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Where Wizards Went Wrong

posted Tuesday, January 9th 2007 by Jonathan Drain
None of the Above

While I don’t think Wizards of the Coast will admit it, I think it’s a general consensus among players that the popularity of Dungeons & Dragons has been waning. Certainly it’s to be expected that some players will eventually get bored of any game. I think the question is, have Wizards made any decisions that, in retrospect, we would consider to have been big mistakes?

Here’s what I’m thinking.

  • Refusing to publish adventure modules. Wizards’ strategy of the Open Gaming License was innovative, to say the least, allowing WotC to publish only the most profitable material (core rulebooks, player character splatbooks) while leaving a free market of numerous small publishers to fill in the rest. However, relying on third-parties to produce all of third edition’s adventures was nothing short of foolish. In reality, the most successful third party publishers also realised that some material was more profitable than others, and put out a wide range of their own splatbooks. Without a steady stream of high-quality adventures keeping things fresh for players, a significant number of D&D fans no doubt became tired of their DM’s homebrew material and simply quit playing.
  • Eberron was ebber-wrong. Keith Baker’s setting was an ambitious project, and when I bought the main seting book I immediately found several things I liked about it – the backstabbing intrigue, the immortality of outsiders, and the elemental binding, to name a few. Don’t get me wrong, it’s a cool setting. The problem was that in releasing a plethora of Eberron products at the expense of every other setting, Wizards really put all their eggs in one basket – a basket that isn’t for everyone, because it doesn’t represent the traditional hack-and-slash D&D experience. Greyhawk, on the other hand, was shelved early on despite free advertising in the core rulebooks, and Forgotten Realms has been all but cancelled despite a huge fan-following from Salvatore’s Drizzt novels the popular games Baldur’s Gate and Neverwinter Nights.
  • The OGL was a flop – sort of. For third parties, the opportunity to write D&D content without paying a licensing fee was an incredible boon. Unfortunately, this had the drawback that Wizards made nothing from many third party products, many of which competed directly with their own books. What’s more, the growing PDF market gave rise to an awful lot of small-time self-published writers with absolutely no grasp on the subtleties of the d20 system, thus releasing all manner of low-quality or unbalanced products that may have discouraged players from the game in general.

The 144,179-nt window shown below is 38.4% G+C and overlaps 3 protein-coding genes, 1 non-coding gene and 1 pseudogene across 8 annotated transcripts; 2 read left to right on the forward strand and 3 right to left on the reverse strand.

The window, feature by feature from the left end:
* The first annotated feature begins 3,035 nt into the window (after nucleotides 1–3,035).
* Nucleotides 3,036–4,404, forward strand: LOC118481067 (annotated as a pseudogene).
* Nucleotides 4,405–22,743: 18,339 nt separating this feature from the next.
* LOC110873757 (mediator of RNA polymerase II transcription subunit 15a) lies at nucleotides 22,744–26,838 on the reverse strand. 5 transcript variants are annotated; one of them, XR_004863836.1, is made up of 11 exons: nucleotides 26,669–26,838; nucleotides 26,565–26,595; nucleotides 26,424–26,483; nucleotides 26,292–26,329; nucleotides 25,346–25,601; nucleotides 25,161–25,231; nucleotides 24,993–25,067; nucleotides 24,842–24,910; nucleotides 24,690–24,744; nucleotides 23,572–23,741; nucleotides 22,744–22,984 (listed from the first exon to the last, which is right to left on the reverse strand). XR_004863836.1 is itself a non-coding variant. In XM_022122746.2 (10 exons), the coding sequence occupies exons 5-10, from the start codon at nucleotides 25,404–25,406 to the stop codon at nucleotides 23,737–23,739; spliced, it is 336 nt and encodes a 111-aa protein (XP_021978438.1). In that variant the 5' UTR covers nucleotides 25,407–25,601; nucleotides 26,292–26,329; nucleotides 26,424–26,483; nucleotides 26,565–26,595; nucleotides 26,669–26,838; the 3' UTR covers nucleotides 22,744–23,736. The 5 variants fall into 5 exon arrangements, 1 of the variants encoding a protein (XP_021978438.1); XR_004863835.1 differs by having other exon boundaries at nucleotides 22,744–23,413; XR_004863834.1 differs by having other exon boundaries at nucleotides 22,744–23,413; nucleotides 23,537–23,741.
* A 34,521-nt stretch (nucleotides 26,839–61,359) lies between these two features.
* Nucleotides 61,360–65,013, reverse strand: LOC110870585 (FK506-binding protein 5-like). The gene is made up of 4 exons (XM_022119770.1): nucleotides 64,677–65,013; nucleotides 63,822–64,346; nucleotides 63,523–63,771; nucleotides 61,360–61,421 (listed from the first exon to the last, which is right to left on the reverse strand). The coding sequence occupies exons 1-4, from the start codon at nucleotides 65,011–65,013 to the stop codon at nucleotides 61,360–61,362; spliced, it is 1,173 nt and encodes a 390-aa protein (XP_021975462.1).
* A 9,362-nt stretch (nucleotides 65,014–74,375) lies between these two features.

• Finding groups is still difficult. Dungeons & Dragons is not a solo game, and a player whose group dissolves often has difficulty finding another. The question is, why isn’t Wizards encouraging the retailers of their books to set up game days or clubs, or at least put up a noticeboard for players to find groups. I’m sure many shops do this already. Wizards is losing money because mine does not.

To be fair, however, there are several factors which have always been out of Wizards’ control, or perhaps couldn’t reasonably have been predicted.

  • MMOs have stolen everyone’s players. Of all modern RPGs, D&D is widely considered the most “hack-and-slash”. Although a D&D can be played without any combat at all, the entry-level game that gets most young guys interested is always going to be the competetive, gamesy old-school D&D where gamers play to win with consistent rules. World of Warcraft not only provides the multiplayer hack-and-slash experience, it does so on-demand and with flashy graphics. Why play D&D for four hours a week when you can get your powergaming fix online whenever it suits you?
  • People are getting bored. By now, many players who joined in third edition have done everything in the game. They’ve learned every rule, fought every monster, played every character. The novelty is gone, and that’s enough to get some people to leave for a new game. After all, D&D is only one game – would you still play PC games if the only one available were graphical upgrades and different expansion packs for Quake?
  • There are only so many prospective players. The market for games is limited. A lot of people just aren’t interested in rolling dice while pretending to be an elf, and cannot be convinced by any amount of marketing; of the people who would enjoy D&D, a lot of them already do play the game, and there are only so many books that one person can buy. For this reason, the game’s userbase cannot grow indefinitely, and with players quitting for various reasons it makes sense that the market will gradually shrink over time.

Comments

  1. ScottM

    January 9th, 2007

    Interesting thoughts. I don’t know how much I agree… but that’s probably because our group doesn’t just play D&D. Generally, there are lots of classes and options that my group is still interested in– because we’ve only run two 3.0+ campaigns.

    The options from recently released books (like the Complete series) came out after our last round of character generation, so they weren’t really a part of our character design. The next campaign we start, we’ll get to start with those options, which should shake things up.

    For me, Ebberon is the only published world I’d prep for; I agree that other ideas (Forgotten Realms and Greyhawk) are closer to used up.

    While it isn’t a panacea, RPGA game days have been very good for pickup gaming. If I was looking for a full time group, I’d probably recruit from people I enjoyed playing with at RPGA events. Still, there’s always room to do better.